I managed to fit in quite a lot of wild today, despite working a full day. I escaped to Sutherland Grange at lunchtime, the great park and nature reserve I found earlier in the challenge, where I read my wild book (Coastlines by Patrick Barkham) while lunching next to the river. At one point a mayfly landed on my knee and sat there momentarily, allowing me time to admire its delicate translucent wings. As I was about to leave a red kite flew low over my head before landing in a nearby tree. I could hear another red kite mournfully mewing and calling, an eerie cry drifting over the river and empty park, very wild in the urban wilderness. Later in the afternoon two more (or possibly the same) red kites caught my eye from the office window, catching talons in a mid air skirmish, before gliding together on the thermals in a graceful airborne ballet. I love seeing these wonderful birds overhead. We see them above our house too. Phil recently watched two blue tits mobbing a red kite, like spitfires attacking a junker on a mission of destruction. There are often aerial dog fights above us, with red kite, buzzards, kestrels, rooks, magpies and smaller birds all joining in at various times. The smaller birds are so brave against their much larger foes.
This evening the 30dayswild project continued, we now have salvia, more cornflowers and papaver planted for the bees to enjoy. As we were planting, I found an interesting, but unidentifiable to me, object. The 30dayswild facebook page helped me to identify it as a moth pupa. I buried it safely back in the ground close to where I found it.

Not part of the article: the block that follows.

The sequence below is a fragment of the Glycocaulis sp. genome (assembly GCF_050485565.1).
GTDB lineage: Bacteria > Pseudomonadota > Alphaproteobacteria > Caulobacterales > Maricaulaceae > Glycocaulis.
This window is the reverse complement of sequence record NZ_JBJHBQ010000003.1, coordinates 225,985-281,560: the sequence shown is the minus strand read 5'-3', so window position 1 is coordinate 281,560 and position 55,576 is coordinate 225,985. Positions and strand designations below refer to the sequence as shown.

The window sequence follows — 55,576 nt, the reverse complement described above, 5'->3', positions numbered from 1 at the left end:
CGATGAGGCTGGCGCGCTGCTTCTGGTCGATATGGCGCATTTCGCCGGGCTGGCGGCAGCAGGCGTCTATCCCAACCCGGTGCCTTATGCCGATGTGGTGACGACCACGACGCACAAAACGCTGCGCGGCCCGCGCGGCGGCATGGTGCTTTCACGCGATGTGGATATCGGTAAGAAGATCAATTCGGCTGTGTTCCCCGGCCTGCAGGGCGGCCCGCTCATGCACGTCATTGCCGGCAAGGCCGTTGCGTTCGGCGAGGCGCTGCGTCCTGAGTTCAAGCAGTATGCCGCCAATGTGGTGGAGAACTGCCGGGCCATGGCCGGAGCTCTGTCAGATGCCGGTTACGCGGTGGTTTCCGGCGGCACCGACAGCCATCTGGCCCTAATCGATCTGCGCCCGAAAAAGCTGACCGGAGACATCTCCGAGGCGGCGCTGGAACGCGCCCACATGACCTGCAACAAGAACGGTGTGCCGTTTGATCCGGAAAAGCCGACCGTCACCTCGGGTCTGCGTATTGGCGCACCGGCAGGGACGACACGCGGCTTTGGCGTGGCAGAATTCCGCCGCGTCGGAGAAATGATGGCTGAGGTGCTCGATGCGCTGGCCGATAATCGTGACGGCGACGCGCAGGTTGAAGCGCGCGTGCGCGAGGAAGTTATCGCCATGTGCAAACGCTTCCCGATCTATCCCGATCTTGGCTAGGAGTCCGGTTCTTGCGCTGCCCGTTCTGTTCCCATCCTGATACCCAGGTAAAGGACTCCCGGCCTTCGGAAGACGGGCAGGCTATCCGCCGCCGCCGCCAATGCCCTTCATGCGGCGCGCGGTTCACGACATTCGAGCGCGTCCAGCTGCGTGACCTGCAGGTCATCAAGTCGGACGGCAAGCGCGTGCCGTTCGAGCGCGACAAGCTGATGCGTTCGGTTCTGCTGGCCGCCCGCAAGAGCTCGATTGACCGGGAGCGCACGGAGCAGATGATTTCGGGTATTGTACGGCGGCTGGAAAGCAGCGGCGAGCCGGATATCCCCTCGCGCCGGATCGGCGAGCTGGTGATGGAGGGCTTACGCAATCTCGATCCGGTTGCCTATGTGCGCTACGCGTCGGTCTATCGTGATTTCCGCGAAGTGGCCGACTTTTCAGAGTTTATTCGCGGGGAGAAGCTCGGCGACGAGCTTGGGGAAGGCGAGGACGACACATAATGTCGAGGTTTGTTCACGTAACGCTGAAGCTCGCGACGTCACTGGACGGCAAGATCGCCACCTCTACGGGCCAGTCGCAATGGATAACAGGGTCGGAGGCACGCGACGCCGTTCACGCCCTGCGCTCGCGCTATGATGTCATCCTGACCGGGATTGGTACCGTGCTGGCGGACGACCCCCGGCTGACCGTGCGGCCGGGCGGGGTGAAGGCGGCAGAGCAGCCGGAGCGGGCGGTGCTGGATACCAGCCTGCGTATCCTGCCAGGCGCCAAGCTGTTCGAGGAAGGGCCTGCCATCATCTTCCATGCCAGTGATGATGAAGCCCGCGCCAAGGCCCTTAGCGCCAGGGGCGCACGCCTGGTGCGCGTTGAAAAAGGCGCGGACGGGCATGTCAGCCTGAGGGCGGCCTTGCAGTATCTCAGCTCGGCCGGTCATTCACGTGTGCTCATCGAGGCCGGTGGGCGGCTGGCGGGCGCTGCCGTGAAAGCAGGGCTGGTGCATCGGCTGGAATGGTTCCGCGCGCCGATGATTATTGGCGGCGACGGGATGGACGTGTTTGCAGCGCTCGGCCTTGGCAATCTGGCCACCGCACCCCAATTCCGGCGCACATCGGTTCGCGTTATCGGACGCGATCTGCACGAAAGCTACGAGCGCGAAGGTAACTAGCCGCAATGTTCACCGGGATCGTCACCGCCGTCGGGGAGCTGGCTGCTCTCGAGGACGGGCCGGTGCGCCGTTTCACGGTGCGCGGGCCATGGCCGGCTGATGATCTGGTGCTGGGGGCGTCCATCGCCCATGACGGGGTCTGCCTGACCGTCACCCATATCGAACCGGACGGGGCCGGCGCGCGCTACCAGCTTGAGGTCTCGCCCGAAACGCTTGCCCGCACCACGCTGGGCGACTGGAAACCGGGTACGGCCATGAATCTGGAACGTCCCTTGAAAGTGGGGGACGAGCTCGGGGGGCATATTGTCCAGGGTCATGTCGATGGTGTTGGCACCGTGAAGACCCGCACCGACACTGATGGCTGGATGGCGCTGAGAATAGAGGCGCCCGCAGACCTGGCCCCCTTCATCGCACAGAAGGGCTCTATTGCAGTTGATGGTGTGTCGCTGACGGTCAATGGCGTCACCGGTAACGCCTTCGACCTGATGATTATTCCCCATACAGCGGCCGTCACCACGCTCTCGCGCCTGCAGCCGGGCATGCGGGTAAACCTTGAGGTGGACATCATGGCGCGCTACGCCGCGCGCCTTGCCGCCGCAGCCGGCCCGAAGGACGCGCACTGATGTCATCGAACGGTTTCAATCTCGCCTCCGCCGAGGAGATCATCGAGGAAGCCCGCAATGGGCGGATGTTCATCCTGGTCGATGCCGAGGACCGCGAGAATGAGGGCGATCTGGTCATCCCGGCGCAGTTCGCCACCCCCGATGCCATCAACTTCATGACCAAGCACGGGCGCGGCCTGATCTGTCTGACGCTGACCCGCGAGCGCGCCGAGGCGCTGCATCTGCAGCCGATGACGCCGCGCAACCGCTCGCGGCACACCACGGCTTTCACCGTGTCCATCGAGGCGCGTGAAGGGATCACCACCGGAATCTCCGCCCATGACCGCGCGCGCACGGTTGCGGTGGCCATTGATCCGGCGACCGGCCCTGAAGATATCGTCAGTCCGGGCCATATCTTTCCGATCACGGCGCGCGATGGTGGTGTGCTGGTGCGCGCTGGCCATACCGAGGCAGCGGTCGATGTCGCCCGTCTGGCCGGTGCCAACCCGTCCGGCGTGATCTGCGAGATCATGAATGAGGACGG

I also found this funky soldier beetle in our garden, he seemed very interested in the empty pots!
We enjoyed the evening sun, cooking on the barbeque and eating outside, before finishing up gardening for the night, and heading inside tired but happy as the sun set. The light takes a long time to fade this close to the solstice, and even when we went to bed, after 11pm, there was still a glimmer of light on the horizon below a glowering black bank of clouds.
I also took time to stand up for nature today, signing a petition to keep the neonicotinoid pesticide ban. If you want to take action to support the ban on pesticides harmful for bees too, the petition can be found here: http://www.38degrees.org.uk/page/s/ban-the-pesticides-that-are-harming-our-bees
I also auto responded to a consultation about European Commission wildlife protection measures, which are at risk of being removed. I’m really concerned about the watering down of environmental protections, and intend to write to my MP about this issue, both here in the UK and at the European level. If you’re interested in the consultation, you can find out more and submit a response here: www.naturealert.eu
“Help wildlife in need” is one of the suggested 101 Random Acts of Wildness for 30dayswild, and the Wildlife Trusts suggest signing their own petition in support of 17 Marine Conservation Zones for mobile species, in megafauna hotspots for dolphins, porpoises, whales and basking sharks . I’ve signed it, and also have signed up as a friend of all of the suggested zones, as I am not close to any of them in particular, and think it’s important that our marine life has adequate protection. I love seeing these beautiful creatures and have been lucky enough to stand on the shore in Wales watching dolphins leap out of the water in Cardigan Bay, simply awe inspiring.
The petition to stand up for giants can be found here: